Consider QUALITY of Coverage in Repeal and Replace Debate | $name

Quality of Coverage

Consider QUALITY of Coverage in Repeal and Replace Debate

Wed, Jul 26, 2017  -  Comments (0)  -   Posted by Deanna Moore

It’s a bit of an understatement to say things are moving quickly in healthcare policy these days. In fact, by the time the thoughts that are in my brain are deposited into this blog post, I’m sure yet another new version of repeal and replace legislation will have been proposed. It’s hard to provide timely analysis at such a breakneck pace, but what I can say for certain is every version that has come out so far (the House version, the Senate version, the new Senate version and the new, new Senate version) has had drastic negative repercussions for hospitals and the patients they serve. Loss of coverage – either 23 million or 22 million depending on the version – is usually the first thing that’s cited in the litany of terrible consequences.

*Oh dear Lord. As I put the period on the above sentence I got word that the Senate has agreed to move forward voting on repeal and replace with literally no idea what they are voting on.*

I’m going to continue with this blog post now and assume that the basic tenets they’ve been promoting won’t change in the new mystery version.

One thing that hasn’t been talked about as much but that is also extremely troubling is the diminished quality of coverage that would be left under the various proposals for people insured through the Marketplace. Maybe it hasn’t been covered as much because it’s hard to get past the tens of millions who won’t have coverage at all, but I think it’s worth talking about. The bottom line is, for those lucky enough to retain coverage, it’s very likely that coverage will include fewer benefits and cost more. Why? Let’s look at quality of coverage through the dystopian lens of post-“Better Care” Reconciliation Act implementation.

Essential Health Benefits

When you are thinking about health insurance coverage, and whether or not it is “good” coverage, you likely think about the things a plan covers. For instance, prescription medication is pretty important in managing health. So is, say, emergency care, hospitalization or pregnancy care. A reasonable person would conclude that an insurance plan that doesn’t cover these essential health benefits isn’t a very good plan, right?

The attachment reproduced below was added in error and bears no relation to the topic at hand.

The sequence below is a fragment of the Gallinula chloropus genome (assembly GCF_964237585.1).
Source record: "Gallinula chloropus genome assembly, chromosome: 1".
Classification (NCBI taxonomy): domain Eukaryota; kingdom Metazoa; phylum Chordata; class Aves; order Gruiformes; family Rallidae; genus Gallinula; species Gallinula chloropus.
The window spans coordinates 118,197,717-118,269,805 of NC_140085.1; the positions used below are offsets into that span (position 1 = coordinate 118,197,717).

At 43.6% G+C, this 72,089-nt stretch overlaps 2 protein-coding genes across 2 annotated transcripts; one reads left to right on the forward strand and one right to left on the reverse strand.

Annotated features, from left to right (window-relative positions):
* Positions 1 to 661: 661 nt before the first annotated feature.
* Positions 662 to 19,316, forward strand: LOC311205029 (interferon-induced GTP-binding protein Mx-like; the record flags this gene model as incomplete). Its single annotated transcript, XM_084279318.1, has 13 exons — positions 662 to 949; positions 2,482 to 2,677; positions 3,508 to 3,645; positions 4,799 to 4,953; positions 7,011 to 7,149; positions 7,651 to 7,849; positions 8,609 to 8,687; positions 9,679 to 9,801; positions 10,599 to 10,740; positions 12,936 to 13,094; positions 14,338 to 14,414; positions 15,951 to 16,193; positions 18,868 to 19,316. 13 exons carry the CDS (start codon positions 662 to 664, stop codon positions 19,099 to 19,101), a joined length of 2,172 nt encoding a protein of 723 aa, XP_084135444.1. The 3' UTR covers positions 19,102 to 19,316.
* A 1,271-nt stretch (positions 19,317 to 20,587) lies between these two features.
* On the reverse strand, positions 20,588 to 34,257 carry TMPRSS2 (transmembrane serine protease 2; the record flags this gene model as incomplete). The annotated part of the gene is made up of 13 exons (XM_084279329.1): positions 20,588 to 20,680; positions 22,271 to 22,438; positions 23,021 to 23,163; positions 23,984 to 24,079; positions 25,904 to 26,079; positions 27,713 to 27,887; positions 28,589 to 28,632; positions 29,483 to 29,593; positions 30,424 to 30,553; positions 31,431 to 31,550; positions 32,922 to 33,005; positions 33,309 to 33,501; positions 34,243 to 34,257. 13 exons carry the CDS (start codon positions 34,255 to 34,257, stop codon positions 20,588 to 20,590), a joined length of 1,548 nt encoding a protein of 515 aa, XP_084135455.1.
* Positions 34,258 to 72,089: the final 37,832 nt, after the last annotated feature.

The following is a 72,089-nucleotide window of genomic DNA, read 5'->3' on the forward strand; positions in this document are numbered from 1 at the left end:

The policymakers that crafted the Affordable Care Act wanted to ensure that the insurance plans that would be sold through the insurance marketplace were actually good plans that included “essential health benefits” and so they were very deliberate in defining the benefits that all plans would have to include. This is the list of the ACA’s 10 essential health benefits.

1. Ambulatory patient services

2. Emergency services

3. Hospitalization

4. Maternity and newborn care

5. Mental health and substance abuse disorder services, including behavioral health treatment

6. Prescription drugs

7. Rehabilitative and habilitative services

8. Laboratory services

9. Preventive and wellness services and chronic disease management

10. Pediatric services, including oral and vision care

Changes to 1332 Waivers

According to the Brookings Institution, the BCRA puts these benefits and the quality of coverage we know today at risk through changes to its 1332 waiver rules. The ACA created the 1332 waiver as a way for states to request permission to waive provisions of the ACA through State Innovation Waivers so long as the pilot program did three things:

1. Covered the same number of people.

2. Provided coverage at least as affordable and comprehensive as that under the ACA.

3. Did not increase the federal deficit.

The BCRA changed the requirements around the 1332 waiver so that the only bar states needed to meet is the third one – that the pilot doesn’t increase the federal deficit.

But what does this mean on a practical level? Insurers, decrying the “collapsing health insurance marketplace” will appeal to states to seek waivers to allow them to limit coverage and control their costs. Once a state gets approval of such a waiver and sets new limits on essential health benefits, people who secure coverage through the individual market or the Obamacare exchanges could be in a situation with no good options. Here’s why:

1. A state redefines its “essential health benefits” and fewer services are required. Let’s say it’s prescription drugs.

2. All of the insurers that offer individual or marketplace plans realize they can charge much lower premiums since they don’t have to cover prescription drugs anymore.

3. Any insurer who considered maintaining prescription drugs as part of its coverage would have to charge higher premiums and would no longer look competitive. Most simply wouldn’t.

4. It would be very difficult for a consumer to find any plan that offered this benefit.

5. Quality of coverage on the individual market and the Exchange would decline.

In addition, while premiums might indeed be lower, out-of-pocket costs for consumers would likely be higher. Healthcare needs do not go away just because something isn’t covered. Patients, in this scenario, would still have to pay for their prescription drugs but would do so at full cost and out of pocket. For many, this would be much more expensive – and ultimately, prohibitive. 

You’re Safe with Group Coverage, Right?

If you’re thinking this doesn’t affect you because you have group coverage, think again. Even though essential benefits are not directly tied to group coverage, I promise, changes in the waiver program and essential benefits requirements puts the quality of your coverage at risk as well. It has to do with out-of-pocket maximums and lifetime limits and you are not going to like it one bit. Find out why in my next blog post.

Posted in Healthcare Reform

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